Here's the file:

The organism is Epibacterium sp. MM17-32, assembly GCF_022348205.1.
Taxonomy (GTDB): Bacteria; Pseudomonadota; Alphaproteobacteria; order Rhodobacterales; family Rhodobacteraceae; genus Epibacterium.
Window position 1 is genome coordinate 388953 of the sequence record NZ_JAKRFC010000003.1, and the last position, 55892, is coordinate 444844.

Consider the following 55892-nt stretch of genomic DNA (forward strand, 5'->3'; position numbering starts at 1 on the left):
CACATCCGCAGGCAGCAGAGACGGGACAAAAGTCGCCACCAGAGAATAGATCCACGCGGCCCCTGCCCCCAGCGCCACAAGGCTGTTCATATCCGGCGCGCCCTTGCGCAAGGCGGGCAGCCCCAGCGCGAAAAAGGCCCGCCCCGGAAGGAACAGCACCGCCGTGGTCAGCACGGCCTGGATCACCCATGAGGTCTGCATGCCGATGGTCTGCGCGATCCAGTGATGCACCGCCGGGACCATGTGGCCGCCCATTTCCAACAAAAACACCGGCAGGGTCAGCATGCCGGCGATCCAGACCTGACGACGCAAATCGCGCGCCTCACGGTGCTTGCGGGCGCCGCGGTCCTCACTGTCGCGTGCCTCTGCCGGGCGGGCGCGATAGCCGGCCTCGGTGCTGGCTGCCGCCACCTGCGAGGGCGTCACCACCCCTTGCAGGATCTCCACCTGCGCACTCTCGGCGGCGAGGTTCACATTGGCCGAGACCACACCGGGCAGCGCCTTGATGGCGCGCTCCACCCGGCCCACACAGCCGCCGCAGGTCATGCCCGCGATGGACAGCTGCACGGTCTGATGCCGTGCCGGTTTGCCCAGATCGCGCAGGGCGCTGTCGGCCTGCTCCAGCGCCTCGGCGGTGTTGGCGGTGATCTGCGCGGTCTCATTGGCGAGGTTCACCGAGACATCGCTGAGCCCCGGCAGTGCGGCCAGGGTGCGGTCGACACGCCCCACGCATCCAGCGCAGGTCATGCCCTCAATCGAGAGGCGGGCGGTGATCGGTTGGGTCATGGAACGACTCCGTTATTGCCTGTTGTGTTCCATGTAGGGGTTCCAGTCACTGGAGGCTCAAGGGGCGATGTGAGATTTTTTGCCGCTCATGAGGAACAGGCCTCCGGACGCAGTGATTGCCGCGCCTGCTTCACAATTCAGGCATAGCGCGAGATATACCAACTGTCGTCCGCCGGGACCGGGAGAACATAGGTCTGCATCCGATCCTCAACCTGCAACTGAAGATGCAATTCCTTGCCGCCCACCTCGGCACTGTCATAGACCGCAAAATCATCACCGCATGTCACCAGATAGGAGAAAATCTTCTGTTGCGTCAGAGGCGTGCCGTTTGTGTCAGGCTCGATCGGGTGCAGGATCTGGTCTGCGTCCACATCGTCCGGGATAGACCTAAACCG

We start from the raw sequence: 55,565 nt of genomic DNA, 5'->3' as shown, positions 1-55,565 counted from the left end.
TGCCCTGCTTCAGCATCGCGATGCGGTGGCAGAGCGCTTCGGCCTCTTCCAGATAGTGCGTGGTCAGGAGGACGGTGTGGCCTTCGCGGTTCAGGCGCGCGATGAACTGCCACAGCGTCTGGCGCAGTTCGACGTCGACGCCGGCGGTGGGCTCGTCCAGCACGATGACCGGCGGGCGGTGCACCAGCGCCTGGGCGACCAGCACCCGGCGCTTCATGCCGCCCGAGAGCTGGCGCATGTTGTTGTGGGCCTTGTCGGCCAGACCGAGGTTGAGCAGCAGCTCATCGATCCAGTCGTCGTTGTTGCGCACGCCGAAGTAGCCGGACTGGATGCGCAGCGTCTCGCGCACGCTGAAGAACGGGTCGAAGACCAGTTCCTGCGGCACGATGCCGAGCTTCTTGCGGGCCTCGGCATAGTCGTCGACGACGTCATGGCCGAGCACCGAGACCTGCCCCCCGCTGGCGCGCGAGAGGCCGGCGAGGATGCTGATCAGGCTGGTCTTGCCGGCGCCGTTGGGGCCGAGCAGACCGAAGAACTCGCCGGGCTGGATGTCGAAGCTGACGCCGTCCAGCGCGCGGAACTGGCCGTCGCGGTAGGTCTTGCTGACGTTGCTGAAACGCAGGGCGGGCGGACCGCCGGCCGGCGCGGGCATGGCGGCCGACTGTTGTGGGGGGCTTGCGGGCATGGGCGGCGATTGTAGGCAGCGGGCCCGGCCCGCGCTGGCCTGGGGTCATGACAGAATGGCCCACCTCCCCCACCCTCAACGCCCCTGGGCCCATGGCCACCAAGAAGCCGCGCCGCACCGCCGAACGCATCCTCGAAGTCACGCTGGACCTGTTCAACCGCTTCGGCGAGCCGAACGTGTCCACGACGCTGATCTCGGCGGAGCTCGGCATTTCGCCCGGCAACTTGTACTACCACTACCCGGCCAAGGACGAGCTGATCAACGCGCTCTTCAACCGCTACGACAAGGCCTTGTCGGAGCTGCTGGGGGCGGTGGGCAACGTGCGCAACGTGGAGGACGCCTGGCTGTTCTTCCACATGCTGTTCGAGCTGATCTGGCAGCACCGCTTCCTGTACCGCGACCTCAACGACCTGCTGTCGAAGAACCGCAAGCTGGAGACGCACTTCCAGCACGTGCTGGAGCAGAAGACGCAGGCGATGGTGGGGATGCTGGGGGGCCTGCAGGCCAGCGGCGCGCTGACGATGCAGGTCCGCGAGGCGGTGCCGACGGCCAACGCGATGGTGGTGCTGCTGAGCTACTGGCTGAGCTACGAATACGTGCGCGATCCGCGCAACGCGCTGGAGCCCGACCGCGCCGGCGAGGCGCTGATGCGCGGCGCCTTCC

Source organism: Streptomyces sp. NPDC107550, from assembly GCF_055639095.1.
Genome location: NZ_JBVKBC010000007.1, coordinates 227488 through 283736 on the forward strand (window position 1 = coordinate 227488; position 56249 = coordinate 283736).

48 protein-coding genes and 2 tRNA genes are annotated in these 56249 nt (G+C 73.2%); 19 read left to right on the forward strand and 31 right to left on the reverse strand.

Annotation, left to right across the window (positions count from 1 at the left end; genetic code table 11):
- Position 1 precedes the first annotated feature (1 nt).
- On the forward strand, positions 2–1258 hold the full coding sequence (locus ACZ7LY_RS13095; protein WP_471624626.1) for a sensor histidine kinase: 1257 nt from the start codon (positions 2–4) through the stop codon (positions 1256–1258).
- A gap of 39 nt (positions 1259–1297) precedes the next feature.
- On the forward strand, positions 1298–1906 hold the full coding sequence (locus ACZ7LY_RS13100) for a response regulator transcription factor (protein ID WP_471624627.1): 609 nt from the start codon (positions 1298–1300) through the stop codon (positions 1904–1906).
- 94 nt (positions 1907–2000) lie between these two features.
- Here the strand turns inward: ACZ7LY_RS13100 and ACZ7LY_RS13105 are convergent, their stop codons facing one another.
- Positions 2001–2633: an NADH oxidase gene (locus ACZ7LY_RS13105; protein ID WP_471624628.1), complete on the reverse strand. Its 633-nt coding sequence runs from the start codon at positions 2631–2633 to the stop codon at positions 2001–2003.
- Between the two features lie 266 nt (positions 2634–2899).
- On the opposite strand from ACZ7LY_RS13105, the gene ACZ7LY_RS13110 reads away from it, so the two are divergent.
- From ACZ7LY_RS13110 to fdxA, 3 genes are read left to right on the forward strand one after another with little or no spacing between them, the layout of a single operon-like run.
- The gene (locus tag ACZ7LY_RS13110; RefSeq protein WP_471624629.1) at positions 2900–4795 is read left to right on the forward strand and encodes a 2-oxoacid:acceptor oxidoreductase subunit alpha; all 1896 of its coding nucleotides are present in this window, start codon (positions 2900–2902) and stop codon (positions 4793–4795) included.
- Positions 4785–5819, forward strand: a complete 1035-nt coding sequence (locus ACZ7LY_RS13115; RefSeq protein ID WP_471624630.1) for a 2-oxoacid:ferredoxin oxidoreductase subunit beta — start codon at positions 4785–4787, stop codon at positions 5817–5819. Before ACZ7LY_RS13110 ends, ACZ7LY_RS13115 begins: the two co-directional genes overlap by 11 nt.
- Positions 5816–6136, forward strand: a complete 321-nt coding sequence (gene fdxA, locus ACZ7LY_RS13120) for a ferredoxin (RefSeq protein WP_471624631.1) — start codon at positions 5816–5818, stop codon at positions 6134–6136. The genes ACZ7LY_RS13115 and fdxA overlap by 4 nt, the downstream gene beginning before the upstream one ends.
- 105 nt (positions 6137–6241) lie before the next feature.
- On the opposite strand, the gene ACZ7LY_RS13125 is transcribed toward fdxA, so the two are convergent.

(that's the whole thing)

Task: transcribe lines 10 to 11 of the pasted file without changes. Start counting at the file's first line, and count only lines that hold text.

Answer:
48 protein-coding genes and 2 tRNA genes are annotated in these 56249 nt (G+C 73.2%); 19 read left to right on the forward strand and 31 right to left on the reverse strand.

Annotation, left to right across the window (positions count from 1 at the left end; genetic code table 11):